Leave the snowmobile in storage if you’re convicted of DWI in Minnesota this winter.
A new law that took effect Aug. 1 makes it illegal for Minnesotans convicted of DWI to drive snowmobiles, all-terrain vehicles and boats in addition to cars, trucks and vans if their driver’s licenses are suspended or revoked.
State lawmakers introduced the measure following the February 2018 death of an 8-year-old boy who was killed by snowmobiler who plowed through his family’s ice fishing spot on Chisago Lake. Alan Geisenkoetter Jr.and his dad were setting up their fish house as the snowmobile tore through their spot and struck them. Both were thrown across the ice. The father, Alan Geisenkoetter Sr., was injured but recovered.
A grand jury indicted the accused snowmobiler, Eric J. Coleman of Chisago City. He was charged with third-degree murder, criminal vehicular homicide and DWI; he faces 12/12 years in prison on the murder charge if convicted.
Prosecutors learned that Coleman’s driver’s license had been revoked after multiple DWI convictions. That discovery promoted lawmakers to act.
Before the change in the law, motorists convicted of DWI whose license was suspended or revoked were still legally allowed to operate snowmobiles, ATVs and boats.
At the same time, a person convicted of DWI while operating a snowmobile, all-terrain vehicle or while driving a boat will lose his or her driver’s licenses for a year. The new law applies to anything that someone can operate.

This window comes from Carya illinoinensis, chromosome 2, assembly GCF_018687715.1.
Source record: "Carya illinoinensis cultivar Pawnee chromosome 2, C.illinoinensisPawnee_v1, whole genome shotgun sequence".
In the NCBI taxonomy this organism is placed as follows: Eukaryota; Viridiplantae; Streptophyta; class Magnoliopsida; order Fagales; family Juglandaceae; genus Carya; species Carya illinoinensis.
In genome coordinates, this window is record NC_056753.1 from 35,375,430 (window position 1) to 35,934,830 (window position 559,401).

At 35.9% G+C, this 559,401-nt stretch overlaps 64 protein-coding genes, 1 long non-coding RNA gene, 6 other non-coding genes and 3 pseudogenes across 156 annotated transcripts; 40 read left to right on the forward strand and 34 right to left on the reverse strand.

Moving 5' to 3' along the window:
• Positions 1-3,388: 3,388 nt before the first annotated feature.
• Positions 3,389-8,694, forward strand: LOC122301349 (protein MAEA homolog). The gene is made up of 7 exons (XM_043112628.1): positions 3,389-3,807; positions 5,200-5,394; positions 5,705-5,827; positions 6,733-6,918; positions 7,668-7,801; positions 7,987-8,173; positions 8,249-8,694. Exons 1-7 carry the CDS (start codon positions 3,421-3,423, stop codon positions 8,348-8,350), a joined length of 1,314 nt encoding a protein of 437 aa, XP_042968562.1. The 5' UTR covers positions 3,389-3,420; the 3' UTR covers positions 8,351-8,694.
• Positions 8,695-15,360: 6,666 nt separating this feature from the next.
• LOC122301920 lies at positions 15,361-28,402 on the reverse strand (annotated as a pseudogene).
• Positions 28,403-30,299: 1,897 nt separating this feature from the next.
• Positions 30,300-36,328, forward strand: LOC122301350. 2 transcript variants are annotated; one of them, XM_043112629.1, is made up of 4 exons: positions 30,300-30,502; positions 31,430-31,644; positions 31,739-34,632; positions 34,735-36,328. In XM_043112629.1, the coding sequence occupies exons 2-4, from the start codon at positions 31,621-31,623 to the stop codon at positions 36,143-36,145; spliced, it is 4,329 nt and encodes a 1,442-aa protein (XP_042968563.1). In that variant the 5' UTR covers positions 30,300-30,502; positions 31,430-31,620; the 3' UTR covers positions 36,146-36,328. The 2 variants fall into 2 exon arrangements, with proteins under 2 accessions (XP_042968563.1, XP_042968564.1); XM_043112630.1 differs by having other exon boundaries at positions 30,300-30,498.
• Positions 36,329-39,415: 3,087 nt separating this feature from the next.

That meanssomeone is convicted of a DWI while operating a snowmobile, all-terrain vehicle or a boat, he or she will have to face the same punishment as men and women convicted of driving while impaired when behind the wheel of an automobile; license suspension, fines, drug and alcohol tests, conditional release and more.
“We have zero tolerance for people who endanger themselves and other people by operating a motor vehicle or recreational vehicle while they’re intoxicated,” Col. Rodmen Smith, director of the Minnesota DNR Enforcement Division, said in a statement. “This new law should send the message that drinking and driving – no matter what the vehicle – isn’t acceptable and the consequences are severe.”
The new law, called “Little Alan’s Law,” was introduced as a way to close what lawmakers had seen as a loophole in the state’s driving while impaired law. Little Alan’s Law broadens the state driving while impaired while impaired laws, regardless of whether the vehicle being operated is a car, truck, van, snowmobile, ATV or boat.
Lawmakers in approving Little Alan’s Law also changed the underagedriving and driving criminal offenses to include snowmobiles, ATVs and boats. All three had been excluded before the provisions were tweaked.
Under the zero-tolerance law, any young adult under the legal driving age of 21 who is caught drinking even a drop of alcohol will be cited for underage drinking and driving. A misdemeanor carries a penalty of up to 90 days in jail and a maximum $1,000 fine. If the offender is under 18, the offense is prosecuted in juvenile rather than adult court.